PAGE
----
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Comment by MissingRKK on March 6, 2015 at 12:58pm

Oh GS, I am so sorry. 50 years old is so young.  I am sending much love and many hugs to you, you sister and your whole family. XXOOO

Comment by Gaining Strength on March 6, 2015 at 12:07am

Missing,

What a lesson we have all learnt.  There is so much human suffering that we only really understand when we walk that journey. It does make us more compassionate and understanding.  My 50 year old sister was just diagnosed with early onset Alzheimer's. She has an 8 year old son and both her and her husband are struggling as to what to say to him. He knows something is wrong. I am truly terrified of what is to come.

Comment by MissingRKK on February 12, 2015 at 12:29pm

Thank you, (((Dianne))). 

Comment by Dianne in Nevada on February 11, 2015 at 6:32pm

Oh Carrie, I am so sorry.  Your post is beautifully written and such an important message. I wish there was a way for you to share your blog post with your community members.

I will hold your dear friend, Kristin, her family and you and your family close in my prayers during these hard days to come.  Big hugs ((Carrie)).

Comment by MissingRKK on February 11, 2015 at 6:16pm

My friend died on Sunday. I got to see her two more times after I wrote this blog entry. It has been an emotional few days.  I seem to be the poster child for bereavement and many in the community are looking to me for answers and support and what they don't know is that I am just making it through each day, one breath at a time, trying to help my daughters and myself deal with the sadness of her death and the triggers of emotion and memory.  I really could use some support but I know the community is reeling and is just reaching out trying to find some way to make better that which cannot be fixed.   I walked into the school gym to find one of her daughters sitting alone crying. She let me hug her and just sit quietly with her until she settled down. I was grateful to be there with her for that brief moment. Ah, Kristin--her name. I miss you and I wish your daughters could have had you in their lives for longer.  When a little time has passed, I will introduce her husband to this site.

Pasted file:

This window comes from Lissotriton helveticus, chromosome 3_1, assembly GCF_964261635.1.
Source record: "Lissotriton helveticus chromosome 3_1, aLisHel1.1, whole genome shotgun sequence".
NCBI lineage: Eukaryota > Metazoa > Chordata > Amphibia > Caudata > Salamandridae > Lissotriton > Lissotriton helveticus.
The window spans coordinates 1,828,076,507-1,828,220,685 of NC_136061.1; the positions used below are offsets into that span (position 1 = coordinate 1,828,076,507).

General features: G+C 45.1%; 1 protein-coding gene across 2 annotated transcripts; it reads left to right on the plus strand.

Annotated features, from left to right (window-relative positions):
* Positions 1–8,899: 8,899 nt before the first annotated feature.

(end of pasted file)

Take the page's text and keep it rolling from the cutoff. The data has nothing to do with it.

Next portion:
Comment by only1sue on February 11, 2015 at 1:32am

You have learned a valuable lesson and thank you for sharing it with us particularly in the context of seeing the reflection in your friend's situation.  I lost my best friend aged nine to brain cancer and I knew way back then what the pain of grief was so I have been able to make my job as a caring person and often the pastoral worker in whatever church I was in reflect that.  Mind you I still avoid some confrontation with dementia, in someways it can be too personal and push all my buttons as my Mum and my husband Ray both had dementia before they died. Visiting in the home, nursing home and other retirement facilities is fine but the Dementia Lodge takes all my courage to visit.

Comment by Ava on January 26, 2015 at 6:55am

Wow! I have been trying to show up lately too, in my previous life I did not know it was important.

We never lied to our kids either. From the day of diagnosis which anniversary is coming up.  I can't stop thinking about how February 3rd changed everything.